Keynote Speaker | Darron Raw - Swazi Trails
With over thirty years in the industry, it came as no surprise to the audience that Darron had a few stories to tell and points to prove. His talk, in keeping with the theme of the summit, was keeping it real and not getting hung up on the smaller things that life sometimes throws at you. He suggested the whilst getting to know one another, delegates could call each other as “Ngozi”, meaning “danger”, a borrowed concept from Swaziland where the surname “Dlamini” is used to address anyone without causing offence. Darron spoke zealously about adventure and about common stigmas that adventure tourism sometimes develops, especially in Africa. Quoting statistics released by an Australian survey, Darron mockingly points out that a person is eight times more likely to die falling off a chair than off of a skateboard. And with this, he warns everyone not to fall asleep during any of these talks, asking vigilant attendees to sound the alarm word “F&*K” at the top of their voices, to ensure everyone’s bums stay firmly in their seats. He also points out more seriously that there is a move away from adventure in the developed world, through the removal of individual decision-making and responsibility for taking risks, and that this could be responsible for many of the world’s anti-social behavioral trends. He emphasized that societies are being denied adventure which means people are being robbed of an integral part of their human evolution. He ended off with a very adult joke, which embodied “keeping it real” like no other, and encouraged everyone to live comfortably with uncertainty and risk and to avoid the trap of “dumbing” adventure down.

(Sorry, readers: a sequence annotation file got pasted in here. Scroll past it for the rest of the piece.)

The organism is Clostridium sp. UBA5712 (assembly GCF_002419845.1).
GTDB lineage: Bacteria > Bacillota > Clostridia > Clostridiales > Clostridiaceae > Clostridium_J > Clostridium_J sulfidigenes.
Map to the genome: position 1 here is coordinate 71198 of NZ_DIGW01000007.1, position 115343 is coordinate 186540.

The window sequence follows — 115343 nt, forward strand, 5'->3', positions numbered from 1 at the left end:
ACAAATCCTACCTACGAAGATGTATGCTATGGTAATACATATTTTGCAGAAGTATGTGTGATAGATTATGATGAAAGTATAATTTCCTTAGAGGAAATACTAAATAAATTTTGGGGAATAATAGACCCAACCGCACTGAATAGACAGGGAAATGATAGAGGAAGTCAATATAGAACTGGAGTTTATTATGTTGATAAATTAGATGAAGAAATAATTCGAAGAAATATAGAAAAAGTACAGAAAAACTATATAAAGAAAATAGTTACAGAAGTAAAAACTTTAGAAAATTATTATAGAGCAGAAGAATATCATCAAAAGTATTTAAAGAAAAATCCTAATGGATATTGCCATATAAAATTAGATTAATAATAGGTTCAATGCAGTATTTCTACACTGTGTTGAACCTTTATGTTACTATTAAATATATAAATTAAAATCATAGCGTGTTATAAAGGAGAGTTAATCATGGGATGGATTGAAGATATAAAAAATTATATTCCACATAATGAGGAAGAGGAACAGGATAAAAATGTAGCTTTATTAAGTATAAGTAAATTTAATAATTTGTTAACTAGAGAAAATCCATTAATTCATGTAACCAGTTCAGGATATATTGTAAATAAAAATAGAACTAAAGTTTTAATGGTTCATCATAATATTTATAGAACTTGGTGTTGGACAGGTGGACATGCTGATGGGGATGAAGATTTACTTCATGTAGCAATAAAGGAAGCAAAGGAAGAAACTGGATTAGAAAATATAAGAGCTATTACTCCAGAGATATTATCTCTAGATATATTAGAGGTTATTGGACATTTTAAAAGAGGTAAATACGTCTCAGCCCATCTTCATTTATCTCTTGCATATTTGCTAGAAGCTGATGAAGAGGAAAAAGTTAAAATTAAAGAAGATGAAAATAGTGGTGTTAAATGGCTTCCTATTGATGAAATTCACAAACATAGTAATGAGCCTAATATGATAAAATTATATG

Our Government and Adventure Tourism | (TED talk style)

The NDT and Adventure Tourism | Thabo Manetsi - NDT
Thabo Manetsi opened the floor with a very interesting and factual presentation showing us how the government plans to implement, unpack and unlock an entire mandate of adventure tourism within Southern Africa. He states that tourism occurs naturally and that people will travel no matter what. In saying this though, they want to help build and guide the industry as best they can. They want to be the lead role in driving the industry by joining the different communities and products together. One of their national strategies is to push the domestic market, making adventure tourism cost effective and affordable for locals as well. The want to maintain travel and tourism in the low seasons as well as high seasons allowing them to float the communities during the difficult times and therefore giving them full time jobs. They ensured the attendees that South Africa is the fastest emerging adventure tourism destination in the world and therefore an opportunistic market to drive.

National Parks and Adventure Tourism | Glen Phillips – SANparks
Glen Phillips spoke on behalf of SANparks and what their primary message is. He explained that SANParks are all about going beyond boundaries, literally and figuratively. They strive to be hands on and help break down the boundaries of adventure tourism. They want to help build and create a safe space for adventure within the protected areas. A common misconception is that because they work within protected areas, they will never be considered adventurous enough. But in actual fact, they stress that they can be, it just means that they have to be very responsible in the way they do it. Glen says it needs to be sustainable for both the area and the industry. They would also like to assist in changing the demographics in their parks therefore building the local communities and working together integrating the land use.